max.project.cpus Maximum number of CPU cores that can be used for an account. Default is 40.
max.project.ram (MB) Maximum RAM that can be used for an account. Default is 40960.
max.project.primary.storage (GB) Maximum primary storage space that can be used for an account. Default is 200.
max.project.secondary.storage (GB) Maximum secondary storage space that can be used for an account. Default is 400.

User Permission

The root administrator, domain administrators and users are able to list resources. Ensure that proper logs are maintained in the vmops.log and api.log files.

  • The root admin will have the privilege to list and update resource limits.
  • The domain administrators are allowed to list and change these resource limits only for the sub-domains and accounts under their own domain or the sub-domains.
  • The end users will the privilege to list resource limits. Use the listResourceLimits API.

Limit Usage Considerations

  • Primary or Secondary storage space refers to the stated size of the volume and not the physical size— the actual consumed size on disk in case of thin provisioning.

  • If the admin reduces the resource limit for an account and set it to less than the resources that are currently being consumed, the existing VMs/templates/volumes are not destroyed. Limits are imposed only if the user under that account tries to execute a new operation using any of these resources. For example, the existing behavior in the case of a VM are:

    • migrateVirtualMachine: The users under that account will be able to migrate the running VM into any other host without facing any limit issue.
    • recoverVirtualMachine: Destroyed VMs cannot be recovered.
  • For any resource type, if a domain has limit X, sub-domains or accounts under that domain can have there own limits. However, the sum of resource allocated to a sub-domain or accounts under the domain at any point of time should not exceed the value X.

    For example, if a domain has the CPU limit of 40 and the sub-domain D1 and account A1 can have limits of 30 each, but at any point of time the resource allocated to D1 and A1 should not exceed the limit of 40.

  • If any operation needs to pass through two of more resource limit check, then the lower of 2 limits will be enforced, For example: if an account has the VM limit of 10 and CPU limit of 20, and a user under that account requests 5 VMs of 4 CPUs each. The user can deploy 5 more VMs because VM limit is 10. However, the user cannot deploy any more instances because the CPU limit has been exhausted.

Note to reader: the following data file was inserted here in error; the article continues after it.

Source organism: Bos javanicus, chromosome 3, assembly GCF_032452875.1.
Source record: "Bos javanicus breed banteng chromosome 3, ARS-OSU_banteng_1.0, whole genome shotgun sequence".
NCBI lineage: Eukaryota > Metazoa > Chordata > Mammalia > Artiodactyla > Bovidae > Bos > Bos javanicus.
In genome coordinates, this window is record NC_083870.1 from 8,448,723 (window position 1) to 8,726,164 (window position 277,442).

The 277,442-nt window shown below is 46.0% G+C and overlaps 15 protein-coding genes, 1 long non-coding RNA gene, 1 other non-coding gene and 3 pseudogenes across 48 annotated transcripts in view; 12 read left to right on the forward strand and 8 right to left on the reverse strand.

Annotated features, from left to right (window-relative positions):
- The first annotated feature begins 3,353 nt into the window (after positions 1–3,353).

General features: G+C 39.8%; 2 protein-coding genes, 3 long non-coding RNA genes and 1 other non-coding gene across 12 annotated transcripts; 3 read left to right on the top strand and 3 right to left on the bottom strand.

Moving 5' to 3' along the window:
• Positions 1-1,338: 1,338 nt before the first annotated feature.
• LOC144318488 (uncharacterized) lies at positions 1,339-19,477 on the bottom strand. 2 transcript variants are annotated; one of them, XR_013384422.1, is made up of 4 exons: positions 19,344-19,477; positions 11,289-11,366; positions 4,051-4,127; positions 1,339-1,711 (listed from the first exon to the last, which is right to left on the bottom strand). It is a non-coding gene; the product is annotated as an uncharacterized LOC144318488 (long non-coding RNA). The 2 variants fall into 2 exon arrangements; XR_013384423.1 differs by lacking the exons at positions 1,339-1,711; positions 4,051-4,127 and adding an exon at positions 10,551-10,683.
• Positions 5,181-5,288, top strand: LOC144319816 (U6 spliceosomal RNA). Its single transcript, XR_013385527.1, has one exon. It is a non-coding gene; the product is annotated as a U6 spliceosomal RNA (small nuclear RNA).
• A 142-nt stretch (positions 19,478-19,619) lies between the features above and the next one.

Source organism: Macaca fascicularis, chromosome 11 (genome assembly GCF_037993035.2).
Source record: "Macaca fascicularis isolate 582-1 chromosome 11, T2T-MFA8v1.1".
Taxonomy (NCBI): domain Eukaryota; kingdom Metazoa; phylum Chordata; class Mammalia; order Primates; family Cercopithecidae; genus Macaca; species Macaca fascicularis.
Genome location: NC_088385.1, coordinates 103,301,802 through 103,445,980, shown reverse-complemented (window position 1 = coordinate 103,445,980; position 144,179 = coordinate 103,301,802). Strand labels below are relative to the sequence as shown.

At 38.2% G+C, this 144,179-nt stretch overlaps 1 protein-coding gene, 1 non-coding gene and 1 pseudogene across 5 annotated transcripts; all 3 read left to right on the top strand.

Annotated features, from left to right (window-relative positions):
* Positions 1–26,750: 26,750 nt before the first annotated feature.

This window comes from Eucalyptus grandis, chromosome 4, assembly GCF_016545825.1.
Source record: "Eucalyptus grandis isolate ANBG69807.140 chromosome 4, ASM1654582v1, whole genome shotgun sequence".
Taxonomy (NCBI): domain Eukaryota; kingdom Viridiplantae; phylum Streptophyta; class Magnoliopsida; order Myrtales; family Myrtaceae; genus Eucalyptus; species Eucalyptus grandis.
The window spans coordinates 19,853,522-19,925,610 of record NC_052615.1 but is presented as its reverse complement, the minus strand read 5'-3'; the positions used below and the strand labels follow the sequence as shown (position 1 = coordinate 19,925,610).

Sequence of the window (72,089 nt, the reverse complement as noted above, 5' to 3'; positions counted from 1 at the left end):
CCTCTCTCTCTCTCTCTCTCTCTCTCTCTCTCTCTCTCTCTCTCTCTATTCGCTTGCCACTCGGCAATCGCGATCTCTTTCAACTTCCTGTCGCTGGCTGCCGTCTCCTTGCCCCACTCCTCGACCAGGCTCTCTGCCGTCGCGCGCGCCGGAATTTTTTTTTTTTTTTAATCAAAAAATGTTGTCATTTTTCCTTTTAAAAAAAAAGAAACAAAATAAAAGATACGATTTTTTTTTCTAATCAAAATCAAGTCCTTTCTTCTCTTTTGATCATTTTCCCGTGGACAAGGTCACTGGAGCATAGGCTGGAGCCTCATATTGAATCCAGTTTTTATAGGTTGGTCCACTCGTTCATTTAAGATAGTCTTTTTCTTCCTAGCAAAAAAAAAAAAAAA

Limiting Resource Usage in a Domain

CloudStack allows the configuration of limits on a domain basis. With a domain limit in place, all users still have their account limits. They are additionally limited, as a group, to not exceed the resource limits set on their domain. Domain limits aggregate the usage of all accounts in the domain as well as all the accounts in all the sub-domains of that domain. Limits set at the root domain level apply to the sum of resource usage by the accounts in all the domains and sub-domains below that root domain.

To set a domain limit:

  1. Log in to the CloudStack UI.

  2. In the left navigation tree, click Domains.

  3. Select the domain you want to modify. The current domain limits are displayed.

    A value of -1 shows that there is no limit in place.

  4. Click the Edit button edits the settings.

  5. Edit the following as per your requirement:

    • Parameter Name

    • Description

    • Instance Limits

      The number of instances that can be used in a domain.

    • Public IP Limits

      The number of public IP addresses that can be used in a domain.

    • Volume Limits

      The number of disk volumes that can be created in a domain.

    • Snapshot Limits

      The number of snapshots that can be created in a domain.

    • Template Limits

      The number of templates that can be registered in a domain.

    • VPC limits

      The number of VPCs that can be created in a domain.

    • CPU limits

      The number of CPU cores that can be used for a domain.

    • Memory limits (MB)

      The number of RAM that can be used for a domain.

    • Primary Storage limits (GB)

      The primary storage space that can be used for a domain.

    • Secondary Storage limits (GB)

      The secondary storage space that can be used for a domain.

  6. Click Apply.

Default Account Resource Limits